15 Feb 2022
The anticipated trip to Namibia is almost underway, clothes are packed, shoes and hat are ready, a sleeping bag for cold nights, the rental car is booked, the flight tickets are paid for... But is my mobile phone enough for the photos or should I buy a large piece of equipment with a thick telephoto lens?
This question often takes longer to answer than you would like, because there is so much information, prices and photographic techniques.
I have been travelling in Africa with my camera for 30 years. During this time, I have met many photographers, camera teams and beginners and have seen a wide variety of useful and unneeded equipment. Therefore, I would like to present the contents of my photo bag here and share it with those interested in photography.
The bag itself is a large Lowepro Magnum 400AW weighing a good 2.5 kg.
I'm not very mobile with it, but it protects the equipment perfectly from the inevitable dust and bumps when it's shaken about in the vehicle.
The camera and lens I use on safari are usually open on my lap so I can react quickly to situations.
My second bag is the Lowepro Passport.
This discreet bag is unfortunately not padded. I use it for another lens, batteries, SD cards and water bottle when I'm on foot, at the lodge for dinner or on a walking safari. Or even when I'm visiting a village or walking through town, so as not to attract attention straight away.
I carry two bodies. One full-frame and one APSC camera, the latter I use as a backup or when hiking with another lens so I don't have to change lenses in the dust.
My most frequently used lens on safari is the telephoto 150-450 mm (4.5-5.6), sufficient for most situations and animals near and far.
Super telephoto lens 150-450 F5.6:
Then the fast standard lens 24-70mm (2.8). This is ideal for landscapes, encounters in villages or photos around the evening campfire.
Standard lens 24-70mm F2.8
Rarely used, but with me in Africa, is the focal length 70-200mm (2.8). It is indispensable when speed is more important than focal length, or when you want to use an open aperture to make close-up subjects stand out more from the background.
Telephoto lens 70-200mm F2.8
Since this year I also use the wide-angle lens 15-30mm (2.8) to cover a wider section of the landscape and thus find new perspectives on old motifs.
Wide-angle lens 15-30mm F2.8 :
Always with me for snapshots and to share pictures and films spontaneously is my robust mobile phone. For many years a Samsung Xcover and at the moment a protected Nokia 8.2. For me, the photo/video quality in the mobile phone is not so important, as I only use the pictures there privately. Shock resistance is the most important.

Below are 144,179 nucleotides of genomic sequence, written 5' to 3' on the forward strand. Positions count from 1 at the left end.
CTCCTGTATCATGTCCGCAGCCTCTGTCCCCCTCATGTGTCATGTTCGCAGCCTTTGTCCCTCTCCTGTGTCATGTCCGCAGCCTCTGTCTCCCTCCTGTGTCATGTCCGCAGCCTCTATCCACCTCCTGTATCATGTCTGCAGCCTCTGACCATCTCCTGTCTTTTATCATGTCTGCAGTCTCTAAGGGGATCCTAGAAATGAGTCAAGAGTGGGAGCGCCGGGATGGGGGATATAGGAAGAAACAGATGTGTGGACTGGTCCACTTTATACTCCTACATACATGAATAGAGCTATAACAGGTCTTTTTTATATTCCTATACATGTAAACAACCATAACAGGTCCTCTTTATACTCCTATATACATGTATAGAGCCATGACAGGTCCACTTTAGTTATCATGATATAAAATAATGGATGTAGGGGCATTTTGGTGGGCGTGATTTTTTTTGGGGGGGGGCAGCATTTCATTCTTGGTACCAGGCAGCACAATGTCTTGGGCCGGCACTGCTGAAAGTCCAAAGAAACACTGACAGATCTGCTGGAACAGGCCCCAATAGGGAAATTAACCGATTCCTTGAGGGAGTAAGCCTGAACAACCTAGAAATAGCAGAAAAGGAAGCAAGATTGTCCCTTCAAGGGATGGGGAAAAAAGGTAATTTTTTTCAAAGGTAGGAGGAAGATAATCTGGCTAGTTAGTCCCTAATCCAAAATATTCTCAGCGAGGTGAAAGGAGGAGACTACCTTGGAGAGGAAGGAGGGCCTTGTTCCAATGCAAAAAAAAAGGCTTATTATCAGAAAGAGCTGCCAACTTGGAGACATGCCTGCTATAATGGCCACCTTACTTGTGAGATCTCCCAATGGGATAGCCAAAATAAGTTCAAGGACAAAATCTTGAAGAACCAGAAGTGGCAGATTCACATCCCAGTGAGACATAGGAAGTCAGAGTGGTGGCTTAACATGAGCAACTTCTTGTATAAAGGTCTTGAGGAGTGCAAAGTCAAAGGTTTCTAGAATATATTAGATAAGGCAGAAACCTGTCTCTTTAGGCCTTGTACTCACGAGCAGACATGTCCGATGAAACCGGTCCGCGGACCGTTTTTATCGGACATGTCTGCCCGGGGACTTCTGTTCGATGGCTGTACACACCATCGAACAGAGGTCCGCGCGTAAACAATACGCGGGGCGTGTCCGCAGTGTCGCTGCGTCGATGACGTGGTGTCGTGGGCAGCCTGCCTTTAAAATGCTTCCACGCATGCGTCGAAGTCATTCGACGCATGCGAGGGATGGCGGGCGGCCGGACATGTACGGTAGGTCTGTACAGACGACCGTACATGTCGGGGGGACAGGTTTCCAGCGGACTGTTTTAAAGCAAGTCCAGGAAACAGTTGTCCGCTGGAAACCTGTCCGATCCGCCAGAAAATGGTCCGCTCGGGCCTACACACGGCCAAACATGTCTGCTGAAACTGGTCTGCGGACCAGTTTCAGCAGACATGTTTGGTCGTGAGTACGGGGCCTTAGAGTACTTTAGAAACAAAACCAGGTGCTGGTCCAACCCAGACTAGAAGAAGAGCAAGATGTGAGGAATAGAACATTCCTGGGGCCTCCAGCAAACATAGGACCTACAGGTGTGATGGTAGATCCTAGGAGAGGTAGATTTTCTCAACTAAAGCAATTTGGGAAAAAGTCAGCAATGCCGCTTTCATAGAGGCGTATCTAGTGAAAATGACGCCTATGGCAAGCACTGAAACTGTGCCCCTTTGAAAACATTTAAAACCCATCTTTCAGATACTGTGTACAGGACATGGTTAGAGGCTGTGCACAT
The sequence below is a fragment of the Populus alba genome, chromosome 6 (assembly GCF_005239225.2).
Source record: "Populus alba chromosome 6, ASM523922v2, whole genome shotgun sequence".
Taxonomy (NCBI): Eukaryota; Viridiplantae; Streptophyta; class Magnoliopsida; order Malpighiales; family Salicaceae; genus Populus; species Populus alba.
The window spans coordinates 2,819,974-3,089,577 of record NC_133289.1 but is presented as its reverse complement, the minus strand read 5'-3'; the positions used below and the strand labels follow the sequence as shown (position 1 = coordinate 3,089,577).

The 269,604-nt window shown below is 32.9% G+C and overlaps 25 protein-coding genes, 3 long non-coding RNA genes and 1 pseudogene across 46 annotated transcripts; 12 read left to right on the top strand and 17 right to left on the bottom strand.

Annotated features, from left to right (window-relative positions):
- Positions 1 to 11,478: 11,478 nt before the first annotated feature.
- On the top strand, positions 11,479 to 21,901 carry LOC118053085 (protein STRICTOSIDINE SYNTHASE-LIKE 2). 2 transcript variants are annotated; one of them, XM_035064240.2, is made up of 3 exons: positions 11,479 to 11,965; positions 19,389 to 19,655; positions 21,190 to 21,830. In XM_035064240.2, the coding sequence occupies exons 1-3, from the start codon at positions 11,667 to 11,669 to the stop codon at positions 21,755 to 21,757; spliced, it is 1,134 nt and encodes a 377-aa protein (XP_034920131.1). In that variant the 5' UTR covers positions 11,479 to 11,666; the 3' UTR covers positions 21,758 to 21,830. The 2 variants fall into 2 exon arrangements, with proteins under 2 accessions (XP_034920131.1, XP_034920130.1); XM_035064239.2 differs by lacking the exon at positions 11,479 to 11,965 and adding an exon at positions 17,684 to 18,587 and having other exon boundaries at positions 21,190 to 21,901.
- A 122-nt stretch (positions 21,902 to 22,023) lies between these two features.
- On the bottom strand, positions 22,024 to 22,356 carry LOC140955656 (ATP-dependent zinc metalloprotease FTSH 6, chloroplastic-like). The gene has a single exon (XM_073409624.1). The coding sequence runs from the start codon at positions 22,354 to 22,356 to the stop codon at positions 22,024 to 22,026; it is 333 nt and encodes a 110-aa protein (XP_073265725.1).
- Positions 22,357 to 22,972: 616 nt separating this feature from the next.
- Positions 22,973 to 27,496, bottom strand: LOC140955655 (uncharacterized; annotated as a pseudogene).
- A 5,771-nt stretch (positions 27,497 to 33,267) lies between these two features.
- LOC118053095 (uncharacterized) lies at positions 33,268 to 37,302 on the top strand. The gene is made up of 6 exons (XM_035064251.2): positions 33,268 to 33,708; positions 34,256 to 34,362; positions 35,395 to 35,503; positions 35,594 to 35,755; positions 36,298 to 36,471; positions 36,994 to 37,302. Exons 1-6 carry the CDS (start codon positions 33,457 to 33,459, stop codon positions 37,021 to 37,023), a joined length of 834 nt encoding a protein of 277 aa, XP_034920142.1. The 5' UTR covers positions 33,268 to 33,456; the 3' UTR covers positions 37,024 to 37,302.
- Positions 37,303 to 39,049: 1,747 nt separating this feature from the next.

Constantly in use and of high quality are my two different coloured sling camera straps from Hugu, which I attach to the tele or the camera with a carabiner.
A small torch is handy so that the autofocus can focus in a dark hut. I also use it to illuminate a face or to add accents in a poorly lit room.
Also with me, but not yet used in Africa due to lack of opportunity, are two KASE MagnetGrey filters with adapters for the 15-30 lens. My Metz clip-on flash is also rarely used, perhaps for backlit shots or in a really dark room. Most of the time, however, it's too much of a hassle for me, as the situation I want to shoot might already be over by then.
A Manfroto tripod is stored in Africa and I only use it for night shots.
Always in the bag are additionally:
10 SD cards from 4-64 GB
Three batteries, two chargers (one backup)
Several cleaning cloths, simple microfibre towels from the chemist's shop
A puff ball
My recommendation for Namibia first-time photographers* and safari beginners.
- A sturdy camera with a focal length of 16-50mm for APSC or 24-70mm for full frame.
- A good telephoto with a focal length of at least 300mm for APSC or 450 for full frame.
- Spare batteries and enough memory cards.
- An inverter is important if you are camping to charge everything.
- A simple bag to tie or to use Velcro, to pull over the setup on the camera strap as dust protection on a hike (plastic bag also works, but is usually noisy and colourful). If necessary, everything is quickly ready for use again.
Why not a travel lens?
It has the advantage of not having to change lenses, of course, but it usually has severe weaknesses at the lower and upper ends of the focal length and is not as fast.
Why not a laptop/tablet?
For me it is important to be able to move around as freely as possible. Saving and checking on another medium leaves me less time to enjoy Africa, the sundowner or the cosy evening around the campfire.
Additional electronic devices need space, power and protection from dust and impact. This time to take care of things is ultimately what I miss when photographing or experiencing the country, its people and nature.
Most important tip:
Check all pictures on the display in the evening in the tent or lodge and delete the blurred and unnecessary ones of the day so as not to have to do too much at home. (I certainly delete 1/3 of the pictures taken every evening).
Most important piece of equipment:
A large microfiber cloth to cover the camera and lens on my lap when going through the dust with the window open....
Most important photo moments:
Animals near and far, sunsets and travel situations in a group, with a car or around a campfire.
What will you take with you on your next photo safari in Namibia?
Lambert Heil has been photographing wildlife, nature, people and typical travel situations in Africa and Europe for many years.
Sorry, we can’t seem to find any matches for your search. Have a look at our popular searches below.